Patricia and I are getting excited as the time for our Caribbean vacation draws near. That is indirectly the cause of some consternation. In preparation for our cruise, I bought a new bathing suit online after deciding the one-style-fits-all at Costco was not to my liking. Within minutes of closing the order, I checked my own blog to see if anyone had commented on my latest post, and was surprised to see an advertisement for swimming accessories alongside the post. Similar things happened at other sites I navigated to. Welcome to targeted advertising! This makes me more inclined to use one of the anonymizing services offered online, but if I signed up for one, would I then get a lot of advertisements about anonymizing services?

This phenomena is not unique to me by any means. You are probably reading this on a page that also contains advertising that is unlikely to be about bathing suits. Think about where you have surfed lately and what you have searched. Then see if that tracks with the advertisements you are exposed to.

While I am a bit creeped out knowing that my actions are being monitored for mercantile vulnerabilities, there are more serious implications. We all know that this is an era of highly polarized politics. I think that is bad for society. More progress is made when people are willing to listen to each other and also listen to other people’s opinions than when we turn a deaf ear to opposing viewpoints. Progress is stifled when people only listen to things they already agree with. Yet we are seduced into sinking into a polarized political morass. To see how this works, assume you have two different Internet accounts (different identities, etc.). Use one account to search on some liberal subjects (good things Democrats have done) and use the other to search on conservative subjects (good things Republicans have done).

Targeted Ads and PolarizationWhat happens?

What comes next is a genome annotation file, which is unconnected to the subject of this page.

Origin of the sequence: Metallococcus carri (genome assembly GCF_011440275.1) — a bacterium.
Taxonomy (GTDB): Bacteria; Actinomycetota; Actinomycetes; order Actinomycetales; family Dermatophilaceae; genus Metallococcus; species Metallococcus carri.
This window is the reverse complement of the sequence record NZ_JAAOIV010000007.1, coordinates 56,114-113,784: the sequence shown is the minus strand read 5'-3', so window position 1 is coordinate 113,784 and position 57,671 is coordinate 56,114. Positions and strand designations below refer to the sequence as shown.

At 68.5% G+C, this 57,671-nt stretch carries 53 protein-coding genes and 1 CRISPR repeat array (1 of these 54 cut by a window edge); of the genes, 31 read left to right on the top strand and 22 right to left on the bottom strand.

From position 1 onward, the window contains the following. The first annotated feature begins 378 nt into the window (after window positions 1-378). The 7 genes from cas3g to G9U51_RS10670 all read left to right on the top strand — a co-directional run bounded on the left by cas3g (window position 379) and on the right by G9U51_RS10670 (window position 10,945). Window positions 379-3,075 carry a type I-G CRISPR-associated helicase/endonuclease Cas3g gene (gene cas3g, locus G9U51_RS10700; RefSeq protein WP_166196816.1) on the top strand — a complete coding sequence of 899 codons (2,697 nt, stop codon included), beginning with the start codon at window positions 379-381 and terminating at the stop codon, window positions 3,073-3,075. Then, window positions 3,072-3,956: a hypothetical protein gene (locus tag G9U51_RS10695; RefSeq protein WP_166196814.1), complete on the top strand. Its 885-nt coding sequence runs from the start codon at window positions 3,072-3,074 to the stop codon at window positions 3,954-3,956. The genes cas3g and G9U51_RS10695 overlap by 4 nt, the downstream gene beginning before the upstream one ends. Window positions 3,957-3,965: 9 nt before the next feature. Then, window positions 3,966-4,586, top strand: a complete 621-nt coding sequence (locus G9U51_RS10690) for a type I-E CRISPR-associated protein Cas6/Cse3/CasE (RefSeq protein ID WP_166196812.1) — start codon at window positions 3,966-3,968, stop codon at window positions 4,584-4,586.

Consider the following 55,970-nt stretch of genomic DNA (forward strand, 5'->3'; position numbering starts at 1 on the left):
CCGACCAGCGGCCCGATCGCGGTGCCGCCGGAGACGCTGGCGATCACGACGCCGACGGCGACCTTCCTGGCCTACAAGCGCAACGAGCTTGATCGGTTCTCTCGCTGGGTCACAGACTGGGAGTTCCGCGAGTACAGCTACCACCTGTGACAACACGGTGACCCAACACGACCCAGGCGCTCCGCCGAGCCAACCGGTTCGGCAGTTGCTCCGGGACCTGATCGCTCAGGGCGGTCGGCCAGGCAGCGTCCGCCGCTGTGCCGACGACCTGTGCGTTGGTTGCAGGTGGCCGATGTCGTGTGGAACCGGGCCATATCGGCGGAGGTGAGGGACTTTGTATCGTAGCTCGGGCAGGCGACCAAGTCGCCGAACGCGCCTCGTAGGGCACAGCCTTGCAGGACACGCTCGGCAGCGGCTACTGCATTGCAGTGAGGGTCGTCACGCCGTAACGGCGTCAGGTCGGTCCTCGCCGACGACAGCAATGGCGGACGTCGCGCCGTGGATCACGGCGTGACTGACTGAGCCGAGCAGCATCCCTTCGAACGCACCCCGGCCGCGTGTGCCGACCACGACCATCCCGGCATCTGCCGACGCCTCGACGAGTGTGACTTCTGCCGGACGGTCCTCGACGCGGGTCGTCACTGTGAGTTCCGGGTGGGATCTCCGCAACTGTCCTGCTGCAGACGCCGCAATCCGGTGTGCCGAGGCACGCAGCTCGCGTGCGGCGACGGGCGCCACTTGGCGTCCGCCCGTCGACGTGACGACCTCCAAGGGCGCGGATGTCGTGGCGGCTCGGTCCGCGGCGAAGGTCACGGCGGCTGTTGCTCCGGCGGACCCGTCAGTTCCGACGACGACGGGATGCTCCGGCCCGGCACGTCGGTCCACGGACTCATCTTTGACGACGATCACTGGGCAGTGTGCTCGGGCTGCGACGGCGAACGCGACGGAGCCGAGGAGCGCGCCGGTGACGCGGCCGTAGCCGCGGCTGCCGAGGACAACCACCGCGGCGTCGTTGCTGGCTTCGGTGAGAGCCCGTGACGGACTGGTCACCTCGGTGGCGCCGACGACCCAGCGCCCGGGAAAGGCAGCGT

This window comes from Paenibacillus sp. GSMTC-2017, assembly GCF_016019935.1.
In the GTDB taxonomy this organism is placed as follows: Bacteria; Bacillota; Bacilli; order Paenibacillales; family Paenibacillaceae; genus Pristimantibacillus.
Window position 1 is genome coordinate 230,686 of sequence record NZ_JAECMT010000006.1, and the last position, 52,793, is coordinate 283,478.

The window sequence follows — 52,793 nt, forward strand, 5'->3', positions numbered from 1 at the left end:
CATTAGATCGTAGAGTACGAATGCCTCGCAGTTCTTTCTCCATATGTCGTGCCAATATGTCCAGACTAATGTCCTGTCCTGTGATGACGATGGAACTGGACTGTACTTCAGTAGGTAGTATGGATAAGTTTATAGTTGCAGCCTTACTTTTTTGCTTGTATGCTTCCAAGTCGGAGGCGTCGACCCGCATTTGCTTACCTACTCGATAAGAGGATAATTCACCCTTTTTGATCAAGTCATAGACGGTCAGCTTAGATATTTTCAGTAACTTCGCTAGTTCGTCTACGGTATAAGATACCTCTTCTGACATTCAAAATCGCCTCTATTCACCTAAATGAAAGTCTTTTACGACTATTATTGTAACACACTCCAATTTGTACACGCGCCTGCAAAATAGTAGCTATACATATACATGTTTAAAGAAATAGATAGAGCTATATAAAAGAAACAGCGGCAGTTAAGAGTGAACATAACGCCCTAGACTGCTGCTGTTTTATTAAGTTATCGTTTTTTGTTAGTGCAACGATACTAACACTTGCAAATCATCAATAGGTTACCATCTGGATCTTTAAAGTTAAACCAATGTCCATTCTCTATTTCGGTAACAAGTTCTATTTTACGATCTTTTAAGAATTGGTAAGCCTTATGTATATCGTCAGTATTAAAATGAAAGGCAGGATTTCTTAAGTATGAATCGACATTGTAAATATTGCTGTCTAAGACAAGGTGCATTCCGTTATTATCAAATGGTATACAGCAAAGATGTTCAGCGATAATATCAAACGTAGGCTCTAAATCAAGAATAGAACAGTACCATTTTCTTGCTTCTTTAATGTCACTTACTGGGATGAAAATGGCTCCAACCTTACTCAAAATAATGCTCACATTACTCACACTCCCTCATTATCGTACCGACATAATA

Shortly you will notice that at the top of any political search you will have sites favorable to either the liberal or conservative bias expressed on that computer. The algorithms used for presenting search results will direct people who show a bias toward places with the same bias. Just as someone decided that because I bought a bathing suit, I must be interested in aquatic sports, someone also decided that people with a particular political outlook are more interested in seeing things that support their bias than question it. Multiply that by the millions of people using the Internet, and the slight nudge toward supporting biases becomes a major force in deciding how our society reacts.

How do you decide what to buy, what do believe, and how to vote?

If you think that you understand advertising and it does not affect your actions, ask yourself why advertising continues. If the effects of advertising can be easily neutralized by knowledge of the goals, then one would expect businesses not to waste money on a useless venture. Businessmen tend to spend money wisely, and advertising expenses always seem to grow even in times of recession. Your actions are determined in part by advertising campaigns. You buy what has been advertised. (A similar argument asks who pays for all the lights in Las Vegas if you go there to win.)